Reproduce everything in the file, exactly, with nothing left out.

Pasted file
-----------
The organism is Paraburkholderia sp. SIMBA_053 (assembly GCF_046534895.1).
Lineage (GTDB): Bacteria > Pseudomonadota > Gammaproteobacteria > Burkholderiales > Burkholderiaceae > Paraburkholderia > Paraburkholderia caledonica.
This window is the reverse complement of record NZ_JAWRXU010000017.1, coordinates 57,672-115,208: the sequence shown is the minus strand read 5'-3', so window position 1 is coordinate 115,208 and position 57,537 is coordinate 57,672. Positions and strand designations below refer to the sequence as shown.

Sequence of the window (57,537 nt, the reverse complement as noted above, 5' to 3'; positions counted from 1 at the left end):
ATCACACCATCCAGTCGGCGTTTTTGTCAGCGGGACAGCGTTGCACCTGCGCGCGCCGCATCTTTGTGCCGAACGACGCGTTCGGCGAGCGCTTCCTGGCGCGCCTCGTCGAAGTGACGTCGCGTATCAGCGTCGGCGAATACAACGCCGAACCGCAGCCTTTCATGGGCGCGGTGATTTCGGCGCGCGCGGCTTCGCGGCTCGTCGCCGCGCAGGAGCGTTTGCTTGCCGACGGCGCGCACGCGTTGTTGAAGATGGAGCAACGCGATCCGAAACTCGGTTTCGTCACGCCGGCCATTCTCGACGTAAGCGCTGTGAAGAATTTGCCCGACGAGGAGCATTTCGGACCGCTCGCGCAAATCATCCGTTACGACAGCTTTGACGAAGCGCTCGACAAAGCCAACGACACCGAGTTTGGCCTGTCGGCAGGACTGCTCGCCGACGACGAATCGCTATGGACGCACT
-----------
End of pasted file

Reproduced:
The organism is Paraburkholderia sp. SIMBA_053 (assembly GCF_046534895.1).
Lineage (GTDB): Bacteria > Pseudomonadota > Gammaproteobacteria > Burkholderiales > Burkholderiaceae > Paraburkholderia > Paraburkholderia caledonica.
This window is the reverse complement of record NZ_JAWRXU010000017.1, coordinates 57,672-115,208: the sequence shown is the minus strand read 5'-3', so window position 1 is coordinate 115,208 and position 57,537 is coordinate 57,672. Positions and strand designations below refer to the sequence as shown.

Sequence of the window (57,537 nt, the reverse complement as noted above, 5' to 3'; positions counted from 1 at the left end):
ATCACACCATCCAGTCGGCGTTTTTGTCAGCGGGACAGCGTTGCACCTGCGCGCGCCGCATCTTTGTGCCGAACGACGCGTTCGGCGAGCGCTTCCTGGCGCGCCTCGTCGAAGTGACGTCGCGTATCAGCGTCGGCGAATACAACGCCGAACCGCAGCCTTTCATGGGCGCGGTGATTTCGGCGCGCGCGGCTTCGCGGCTCGTCGCCGCGCAGGAGCGTTTGCTTGCCGACGGCGCGCACGCGTTGTTGAAGATGGAGCAACGCGATCCGAAACTCGGTTTCGTCACGCCGGCCATTCTCGACGTAAGCGCTGTGAAGAATTTGCCCGACGAGGAGCATTTCGGACCGCTCGCGCAAATCATCCGTTACGACAGCTTTGACGAAGCGCTCGACAAAGCCAACGACACCGAGTTTGGCCTGTCGGCAGGACTGCTCGCCGACGACGAATCGCTATGGACGCACT